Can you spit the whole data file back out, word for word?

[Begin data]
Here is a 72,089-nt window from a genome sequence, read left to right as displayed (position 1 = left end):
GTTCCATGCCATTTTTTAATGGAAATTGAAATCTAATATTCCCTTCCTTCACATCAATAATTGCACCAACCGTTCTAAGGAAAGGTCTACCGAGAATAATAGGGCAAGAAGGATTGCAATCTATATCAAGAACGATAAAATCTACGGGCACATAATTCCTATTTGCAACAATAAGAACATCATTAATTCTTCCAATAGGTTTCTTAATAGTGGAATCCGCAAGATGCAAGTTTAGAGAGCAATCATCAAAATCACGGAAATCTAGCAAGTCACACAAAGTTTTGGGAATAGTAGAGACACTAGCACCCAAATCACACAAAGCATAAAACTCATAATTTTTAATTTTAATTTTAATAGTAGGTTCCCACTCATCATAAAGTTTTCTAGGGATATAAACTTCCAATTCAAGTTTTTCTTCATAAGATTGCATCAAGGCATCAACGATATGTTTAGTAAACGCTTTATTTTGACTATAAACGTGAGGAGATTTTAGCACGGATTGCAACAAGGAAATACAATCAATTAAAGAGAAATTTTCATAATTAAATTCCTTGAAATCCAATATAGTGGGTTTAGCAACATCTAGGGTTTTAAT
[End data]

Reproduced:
Here is a 72,089-nt window from a genome sequence, read left to right as displayed (position 1 = left end):
GTTCCATGCCATTTTTTAATGGAAATTGAAATCTAATATTCCCTTCCTTCACATCAATAATTGCACCAACCGTTCTAAGGAAAGGTCTACCGAGAATAATAGGGCAAGAAGGATTGCAATCTATATCAAGAACGATAAAATCTACGGGCACATAATTCCTATTTGCAACAATAAGAACATCATTAATTCTTCCAATAGGTTTCTTAATAGTGGAATCCGCAAGATGCAAGTTTAGAGAGCAATCATCAAAATCACGGAAATCTAGCAAGTCACACAAAGTTTTGGGAATAGTAGAGACACTAGCACCCAAATCACACAAAGCATAAAACTCATAATTTTTAATTTTAATTTTAATAGTAGGTTCCCACTCATCATAAAGTTTTCTAGGGATATAAACTTCCAATTCAAGTTTTTCTTCATAAGATTGCATCAAGGCATCAACGATATGTTTAGTAAACGCTTTATTTTGACTATAAACGTGAGGAGATTTTAGCACGGATTGCAACAAGGAAATACAATCAATTAAAGAGAAATTTTCATAATTAAATTCCTTGAAATCCAATATAGTGGGTTTAGCAACATCTAGGGTTTTAAT